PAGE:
About 10 million men and 20 million women in the United States will suffer from an eating disorder in their lifetime. Eating disorders are among the most deadly of any mental health disorder, second only to opioid overdose.
When most people hear the term “eating disorder,” they think of a malnourished young woman suffering from anorexia nervosa. While anorexia nervosa is indeed an eating disorder, there other eating disorders that are even more prevalent. These include bulimia nervosa, binge eating disorder, avoidant restrictive food intake disorder (ARFID), orthorexia, and compulsive exercising. For a complete list and more information on the different types, please go to this website.
Despite the stereotypes, eating disorders impact people of all genders, races, social classes and ages. People often do not know that they have an eating disorder, and they may not know to mention it to their doctor. Research indicates that less than 6% of people with eating disorders are medically diagnosed as “underweight,” so it’s understandable that eating disorders often go undiagnosed.
It is important to be educated and know where to look for help, especially because one person dies from an eating disorder every 52 minutes. Unfortunately, only 30% of the estimated number of people who have an eating disorder will seek treatment. Financial barriers, stigma, misconceptions, and the lack of access to care are all considered factors in why such a small percentage seek help.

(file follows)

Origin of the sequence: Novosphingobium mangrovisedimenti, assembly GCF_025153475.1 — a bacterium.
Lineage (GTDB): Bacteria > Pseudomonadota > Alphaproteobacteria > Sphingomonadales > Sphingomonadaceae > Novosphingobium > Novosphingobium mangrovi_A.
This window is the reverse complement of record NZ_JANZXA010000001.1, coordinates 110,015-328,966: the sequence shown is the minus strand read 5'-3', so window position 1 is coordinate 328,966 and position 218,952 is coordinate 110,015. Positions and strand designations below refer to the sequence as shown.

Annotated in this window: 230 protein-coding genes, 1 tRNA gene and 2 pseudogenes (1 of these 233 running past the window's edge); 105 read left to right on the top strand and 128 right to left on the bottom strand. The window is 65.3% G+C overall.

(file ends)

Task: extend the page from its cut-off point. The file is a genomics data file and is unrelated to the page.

Common signs and symptoms of eating disorders
If you think you or a loved one could be suffering from an eating disorder, review this list of common symptoms or signs:
- Noticeable fluctuations in weight, both up and down
- Stomach cramps
- Menstrual irregularities
- Dizziness, especially upon standing
- Feeling cold all the time
- Dry skin and hair, and brittle nails
- Fine hair on body (lugo)
- Muscle weakness
- Poor wound healing
- Preoccupation with weight, food, calories, carbohydrates, fat grams, and dieting
- Refusal to eat certain foods, progressing to restrictions against whole categories of food (e.g., no carbohydrates, no sugar etc.)
- Appears uncomfortable eating around others
- Skipping meals or restricting food
- Withdrawal from usual friends and social settings
- Frequent dieting
- Frequent checking in the mirror for perceived flaws in appearance
- Extreme mood swings
- Secret recurrent episodes of binge eating
- Purge behavior (bathroom use after food consumption)
- Expresses need to “burn off calories” after meals
If you believe you or a loved one is suffering from an eating disorder or disordered eating, please seek out a medical professional who can help. Our Nourish Program was specifically designed to help patients with eating disorders. The Registered Dietitian Nutritionists who are part of the Nourish team will work in partnership with your physician, therapist, and other health care providers to get you the help you need.